Anyway, I’ve dabbled in caffeine a couple times since I was a kid.. and boy.. that Doctor Pepper.. I felt it… but I typically stay away from the stuff…. I might start having a soda at nite so I don’t fall asleep during TV. (I’ve dranken two Jolts in a row as a kid, and gone to bed immediately with no problem falling asleep.)

  2. Stacy McMahon said, on March 14, 2007 at 2:11 pm

    I’m not sure caffeine is on the same level as cocaine or alcohol (pot maybe..) but I see what you’re saying. I pretty much need a cup of coffee everyday, or I need to plan ahead to deal with a week of withdrawal. I do that from time to time. I do not need or ever have a huge craving for a caramel frappucino, even though they taste great and I always like it when I have it.

  3. Clint said, on March 14, 2007 at 3:29 pm

    I think it’s more on the level of cocaine, actually. It’s just legal, and that is the big difference.

    Cocaine can be as mild or intense as wanted, depending on its form (coca leaf, liquid extract, powder, crack rock). When drugs are legal people generally prefer milder forms, thus the Columbians chew Coca leaves and even have a “cocada” as a measure of distance – how long it takes to hike while chewing one leaf. If caffeine was illegal, we would see it in smokeable rock form within a few months or years. Cocaine is a stimulant, and when Coca-Cola had to stop using it, they looked for the next-closest drug to substitute — and that was caffeine.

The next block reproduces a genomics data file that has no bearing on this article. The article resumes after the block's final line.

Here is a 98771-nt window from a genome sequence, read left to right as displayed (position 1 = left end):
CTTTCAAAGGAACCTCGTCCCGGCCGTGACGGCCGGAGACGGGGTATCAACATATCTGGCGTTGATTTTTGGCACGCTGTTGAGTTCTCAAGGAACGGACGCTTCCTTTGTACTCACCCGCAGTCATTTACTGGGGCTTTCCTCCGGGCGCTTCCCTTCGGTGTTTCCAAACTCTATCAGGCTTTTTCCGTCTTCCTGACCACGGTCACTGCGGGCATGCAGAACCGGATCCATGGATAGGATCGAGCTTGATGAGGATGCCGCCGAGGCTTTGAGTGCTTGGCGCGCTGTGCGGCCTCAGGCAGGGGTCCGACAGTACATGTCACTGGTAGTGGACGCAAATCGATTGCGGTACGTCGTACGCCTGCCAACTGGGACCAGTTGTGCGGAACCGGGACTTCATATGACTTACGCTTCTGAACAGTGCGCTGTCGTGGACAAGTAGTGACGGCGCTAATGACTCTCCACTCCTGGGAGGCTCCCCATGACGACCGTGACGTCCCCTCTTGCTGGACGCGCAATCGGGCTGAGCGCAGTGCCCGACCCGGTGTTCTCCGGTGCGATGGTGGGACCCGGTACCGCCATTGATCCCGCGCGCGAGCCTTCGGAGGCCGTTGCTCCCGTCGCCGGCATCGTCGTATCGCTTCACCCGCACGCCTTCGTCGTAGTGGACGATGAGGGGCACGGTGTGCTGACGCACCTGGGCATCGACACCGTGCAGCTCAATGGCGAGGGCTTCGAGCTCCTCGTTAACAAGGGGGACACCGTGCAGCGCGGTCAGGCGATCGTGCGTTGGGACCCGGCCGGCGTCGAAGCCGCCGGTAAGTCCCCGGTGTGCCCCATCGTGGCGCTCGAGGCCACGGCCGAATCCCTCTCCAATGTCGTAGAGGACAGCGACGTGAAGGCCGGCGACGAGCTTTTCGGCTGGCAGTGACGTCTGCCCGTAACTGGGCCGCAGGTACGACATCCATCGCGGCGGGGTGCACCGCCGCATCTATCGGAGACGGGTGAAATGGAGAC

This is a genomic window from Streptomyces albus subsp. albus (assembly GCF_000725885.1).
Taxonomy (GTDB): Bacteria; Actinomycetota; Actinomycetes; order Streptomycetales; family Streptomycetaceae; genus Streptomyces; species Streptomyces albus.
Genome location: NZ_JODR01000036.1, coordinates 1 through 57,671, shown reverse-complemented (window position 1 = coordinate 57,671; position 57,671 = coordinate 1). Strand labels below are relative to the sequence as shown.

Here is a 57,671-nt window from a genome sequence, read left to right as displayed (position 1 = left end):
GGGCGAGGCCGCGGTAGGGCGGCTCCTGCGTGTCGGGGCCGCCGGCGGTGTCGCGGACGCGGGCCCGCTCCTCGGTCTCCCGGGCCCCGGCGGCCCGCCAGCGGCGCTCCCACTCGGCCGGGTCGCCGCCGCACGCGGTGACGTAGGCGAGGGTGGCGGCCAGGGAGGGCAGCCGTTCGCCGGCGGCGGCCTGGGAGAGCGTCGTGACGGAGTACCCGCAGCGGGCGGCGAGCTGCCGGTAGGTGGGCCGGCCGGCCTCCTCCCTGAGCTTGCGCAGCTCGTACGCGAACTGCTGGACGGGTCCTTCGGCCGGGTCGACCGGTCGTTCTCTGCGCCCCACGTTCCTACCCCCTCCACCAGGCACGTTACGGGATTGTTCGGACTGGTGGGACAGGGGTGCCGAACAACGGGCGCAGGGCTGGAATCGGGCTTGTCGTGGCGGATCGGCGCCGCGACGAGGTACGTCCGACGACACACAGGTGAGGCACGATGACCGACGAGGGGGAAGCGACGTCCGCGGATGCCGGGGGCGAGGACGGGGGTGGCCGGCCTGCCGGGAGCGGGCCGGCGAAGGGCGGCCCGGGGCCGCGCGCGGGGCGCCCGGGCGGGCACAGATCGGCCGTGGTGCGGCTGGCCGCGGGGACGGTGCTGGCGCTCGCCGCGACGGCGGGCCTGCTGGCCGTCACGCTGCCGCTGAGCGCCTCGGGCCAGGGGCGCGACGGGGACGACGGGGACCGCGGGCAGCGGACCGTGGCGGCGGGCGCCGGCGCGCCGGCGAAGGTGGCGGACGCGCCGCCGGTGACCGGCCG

Cocaine is a schedule 2 drug, unlike marijuana, heroin, or LSD (for example). It is medically prescribed. Cocaine is physically addictive, as is caffeine, while pot is not. Alcohol addiction is the slowest to develop (esp compared to coke, which really tweaks out the “this is fun” part of the brain in weak-minded individuals). But the rates of toxicological deaths for daily alcohol users are 1/3rd that of daily cocaine users, and 1/15th for occasional users (it’s much easier to overdose on alcohol if you are NOT a daily drinker). Freud was adamant cocaine would usher about a new era in human conciousness. Cocaine was made illegal due to racism against blacks and is associated with racial stereotypes. It gets a bad rap (get it? rap? rap music? racial stereotypes? hah!).

    The biggest difference really is the legal status in my mind.

    Thanks for listening 🙂

  4. Christina said, on March 14, 2007 at 5:59 pm

    I don’t mind Starbucks. I don’t like coffee (my German coworkers used to joke that I like to have a dash of coffee with my milk). But if I happen to be in town, I’ll treat myself to a mocha latte. So clearly I’m no caffeine addict, I just like their sugary milk and espresso drinks. And with my MAYBE once a month habit, I don’t consider it a rip off. Going every morning, on the other hand, would do some serious damage to your budget.

  5. Carolyn said, on March 14, 2007 at 6:29 pm

    Mmm, caramel macchiato.

    I go to Starbucks for the specialty drinks. I can get “regular” coffee anywhere, including my own home with my one-cup coffee-brewer.